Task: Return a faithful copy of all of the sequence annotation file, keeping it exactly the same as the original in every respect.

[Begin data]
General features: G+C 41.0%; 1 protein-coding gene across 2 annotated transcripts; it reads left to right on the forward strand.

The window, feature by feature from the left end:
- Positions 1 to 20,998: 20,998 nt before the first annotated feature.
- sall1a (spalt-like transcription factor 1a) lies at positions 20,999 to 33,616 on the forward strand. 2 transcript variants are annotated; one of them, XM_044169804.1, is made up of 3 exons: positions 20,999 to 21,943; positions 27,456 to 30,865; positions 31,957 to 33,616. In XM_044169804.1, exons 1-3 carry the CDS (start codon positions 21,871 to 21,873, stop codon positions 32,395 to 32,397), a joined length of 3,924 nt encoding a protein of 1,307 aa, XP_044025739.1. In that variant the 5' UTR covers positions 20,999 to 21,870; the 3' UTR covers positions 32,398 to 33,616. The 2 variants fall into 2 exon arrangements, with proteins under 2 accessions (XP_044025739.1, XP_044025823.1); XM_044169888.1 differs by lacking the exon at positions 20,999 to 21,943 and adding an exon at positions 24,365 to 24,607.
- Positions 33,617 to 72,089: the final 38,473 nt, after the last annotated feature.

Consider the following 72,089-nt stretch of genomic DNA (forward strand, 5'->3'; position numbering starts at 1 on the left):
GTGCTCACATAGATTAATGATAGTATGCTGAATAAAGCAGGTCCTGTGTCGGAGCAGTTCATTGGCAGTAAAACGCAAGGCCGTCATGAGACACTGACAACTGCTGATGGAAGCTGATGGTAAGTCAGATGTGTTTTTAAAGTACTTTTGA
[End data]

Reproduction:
General features: G+C 41.0%; 1 protein-coding gene across 2 annotated transcripts; it reads left to right on the forward strand.

The window, feature by feature from the left end:
- Positions 1 to 20,998: 20,998 nt before the first annotated feature.
- sall1a (spalt-like transcription factor 1a) lies at positions 20,999 to 33,616 on the forward strand. 2 transcript variants are annotated; one of them, XM_044169804.1, is made up of 3 exons: positions 20,999 to 21,943; positions 27,456 to 30,865; positions 31,957 to 33,616. In XM_044169804.1, exons 1-3 carry the CDS (start codon positions 21,871 to 21,873, stop codon positions 32,395 to 32,397), a joined length of 3,924 nt encoding a protein of 1,307 aa, XP_044025739.1. In that variant the 5' UTR covers positions 20,999 to 21,870; the 3' UTR covers positions 32,398 to 33,616. The 2 variants fall into 2 exon arrangements, with proteins under 2 accessions (XP_044025739.1, XP_044025823.1); XM_044169888.1 differs by lacking the exon at positions 20,999 to 21,943 and adding an exon at positions 24,365 to 24,607.
- Positions 33,617 to 72,089: the final 38,473 nt, after the last annotated feature.

Consider the following 72,089-nt stretch of genomic DNA (forward strand, 5'->3'; position numbering starts at 1 on the left):
GTGCTCACATAGATTAATGATAGTATGCTGAATAAAGCAGGTCCTGTGTCGGAGCAGTTCATTGGCAGTAAAACGCAAGGCCGTCATGAGACACTGACAACTGCTGATGGAAGCTGATGGTAAGTCAGATGTGTTTTTAAAGTACTTTTGA